At the Kalamunda RSL, he gave an informative speech about his work in exhuming the remains of unidentified WWI servicemen from the Western Front. Many of these men were Australian. However, Mr Pontzeele does not distinguish between nationalities.
He calls all the fallen soldiers ‘his boys’.
Senator Sterle met Mr Pontzeele when he travelled through the Western Front with a class from Darling Range College last year. Mr Pontzeele visited the Kalamunda RSL to meet with members and to help support the senator’s planned Western Front tour for the centenary.
During his inaugural Anzac Remembrance Tour, Senator Sterle said the students and teachers from the college had the good fortune of Mr Pontzeele acting as their guide in Belgium, including his own town of Gent.
One of Mr Pontzeele’s roles with the Belgian War Graves Office is to look after the maintenance and upkeep on more than 28,000 headstones that belong to soldiers who lost their lives during both world wars.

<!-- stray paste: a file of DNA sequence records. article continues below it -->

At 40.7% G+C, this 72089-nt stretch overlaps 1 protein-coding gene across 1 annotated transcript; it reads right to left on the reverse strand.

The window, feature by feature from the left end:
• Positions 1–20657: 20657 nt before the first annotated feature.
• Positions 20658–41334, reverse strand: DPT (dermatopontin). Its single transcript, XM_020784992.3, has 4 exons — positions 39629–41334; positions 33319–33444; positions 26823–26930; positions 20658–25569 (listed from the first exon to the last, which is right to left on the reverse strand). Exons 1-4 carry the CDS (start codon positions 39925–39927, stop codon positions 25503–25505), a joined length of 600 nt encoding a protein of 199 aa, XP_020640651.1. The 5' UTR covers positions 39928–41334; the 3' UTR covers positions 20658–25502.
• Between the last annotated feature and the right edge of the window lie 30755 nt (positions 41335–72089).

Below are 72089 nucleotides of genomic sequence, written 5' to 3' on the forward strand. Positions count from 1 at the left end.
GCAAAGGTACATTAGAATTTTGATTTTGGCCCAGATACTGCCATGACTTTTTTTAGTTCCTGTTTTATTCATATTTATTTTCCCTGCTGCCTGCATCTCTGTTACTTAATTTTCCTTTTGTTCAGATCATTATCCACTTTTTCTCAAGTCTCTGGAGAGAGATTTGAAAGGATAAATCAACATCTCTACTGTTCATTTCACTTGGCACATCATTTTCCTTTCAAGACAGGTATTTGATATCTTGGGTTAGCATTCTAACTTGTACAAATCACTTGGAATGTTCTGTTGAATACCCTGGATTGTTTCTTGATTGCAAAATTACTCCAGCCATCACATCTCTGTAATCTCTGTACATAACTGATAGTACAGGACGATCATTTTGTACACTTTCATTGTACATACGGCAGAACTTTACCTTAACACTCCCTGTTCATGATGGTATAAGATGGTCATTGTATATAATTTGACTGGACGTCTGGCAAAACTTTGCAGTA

‘It’s an honour to have Mr Pontzeele in WA and I am glad that we were able to get him to the Kalamunda RSL, so he could explain what work is being done overseas to continue the legacy of identifying our fallen diggers,’ Senator Sterle said.
‘Year after year the RSL work tirelessly to organise Anzac and Remembrance Day ceremonies for thousands of a new generation to pay their respects to our fallen.
‘Like the boys currently in the RSL, Mr Pontzeele works to make sure that the memory of our boys resting overseas is never forgotten,’ he said.
If you have relatives lost in either of the world wars, without any formal identification, you can contact the Defence National Switchboard in Canberra on 1300 333 362.
DNA matching transfer can now be performed between Australia and Europe with bodies exhumed from graves in France, Belgium and Germany.